How Much Pull Will Phoenix Neighborhoods Have In Homeless Plan?
Some neighborhood groups in Phoenix are pushing to have a bigger say in the city’s plan to address homelessness. They presented several suggestions Wednesday to members of the city council’s Land Use and Livability Subcommittee.
The main message from neighborhood leaders is: We need a seat at the table now and moving forward.
Bill Morlan owns a business near Ninth Avenue and Madison Street near the Human Services Campus, which serves thousands of people experiencing homelessness each year. In the last couple of years, he and other property owners have seen hundreds of people living on dirt and gravel patches along the curbs.
“We need some kind of oversight for all of these facilities,” Morlan said. “Restaurants get inspected, bars have to have rules about what they do to the neighborhood they’re in. As far as I can figure out, there is no one who has any kind of responsibility for making sure that the service providers — as they try to do their good works — but to make sure that they're not having a negative effect on the neighborhoods and the people around them.”
Vice Mayor Betty Guardado said she supports the idea of creating a committee to oversee groups that get city funding to provide services. That was one of the suggestions presented in a letter sent to Guardado and fellow subcommittee members: Chair Debra Stark, Councilwoman Thelda Williams and Councilmember Carlos Garcia.
The letter signed by Jeff Spellman said the Violence Impact Project Coalition is working with neighborhoods and businesses through Phoenix “to advocate for systemic change in the way that services are delivered to people experiencing homeless and in the way that neighborhoods are protected from the impacts from homelessness.”
The letter listed five recommendations to be included in the plan to be presented to the full City Council on Oct. 27.
- The City of Phoenix needs to look at adopting the Mesa Model of addressing homelessness. This is a comprehensive approach that originated in Phoenix. It goes hand in hand with the ROP program for repeat offenders.
- The City needs to put in place an independent oversight organization with authority over Service Providers working with the homeless. This organization needs to set and enforce standards on [things like] cleanliness, neighborhood impact, effectiveness, etc.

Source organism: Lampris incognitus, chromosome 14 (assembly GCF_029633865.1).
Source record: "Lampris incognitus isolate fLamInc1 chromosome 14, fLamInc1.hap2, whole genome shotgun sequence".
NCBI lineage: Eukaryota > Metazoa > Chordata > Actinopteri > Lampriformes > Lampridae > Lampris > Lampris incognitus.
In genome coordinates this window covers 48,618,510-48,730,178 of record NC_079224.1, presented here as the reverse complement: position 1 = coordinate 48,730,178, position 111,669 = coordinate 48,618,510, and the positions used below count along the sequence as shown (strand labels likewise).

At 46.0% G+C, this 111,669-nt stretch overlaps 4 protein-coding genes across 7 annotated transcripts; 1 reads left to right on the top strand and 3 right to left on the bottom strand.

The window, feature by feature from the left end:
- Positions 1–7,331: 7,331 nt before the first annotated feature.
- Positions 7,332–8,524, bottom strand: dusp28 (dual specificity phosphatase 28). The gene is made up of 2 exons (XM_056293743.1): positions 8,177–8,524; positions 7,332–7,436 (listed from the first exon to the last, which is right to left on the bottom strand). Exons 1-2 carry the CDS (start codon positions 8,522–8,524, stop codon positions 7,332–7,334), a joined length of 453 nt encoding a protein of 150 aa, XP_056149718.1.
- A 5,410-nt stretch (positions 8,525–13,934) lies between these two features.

- The City needs to formally involve the neighborhoods in finalizing and implementing the City Homeless Plan. The neighborhoods need a seat at the table as the plan is finished and moving forward. This cannot just be Public Comment periods at Community Meetings. It needs to be official and on-going.
- The City needs to commit to an approach that prioritizes smaller, specialized facilities that serve the needs of those experiencing homelessness throughout the Valley. The days of the mega shelter are gone. We need multiple facilities that serve specific needs and have a smaller impact on the neighborhoods and a bigger impact on the clients.
- We need a low-barrier shelter that will meet the requirements of the 9th Circuit Court ruling.
Lisa Glow with Central Arizona Shelter Services (CASS) told the subcommittee the Phoenix area has been in a homeless and housing crisis for a decade and with the pandemic it will get worse.
“Now we’re seeing projections that homelessness could rise by up to 30% in Arizona, national projections are up to 40%,” she said.
CASS is located on the Human Services Campus, a 13-acre property just south of downtown that provides three meals a day, along with a variety of services to help people experiencing homelessness.
Williams pointed out where she thinks Phoenix is falling short: “It takes a lot of case management and I don’t think we have allocated nearly enough to case management because people need a lot of guidance and support to get their life back in order.”
Guardado asked staff to work with community leaders to refine the homeless strategies plan before it’s presented to the full council.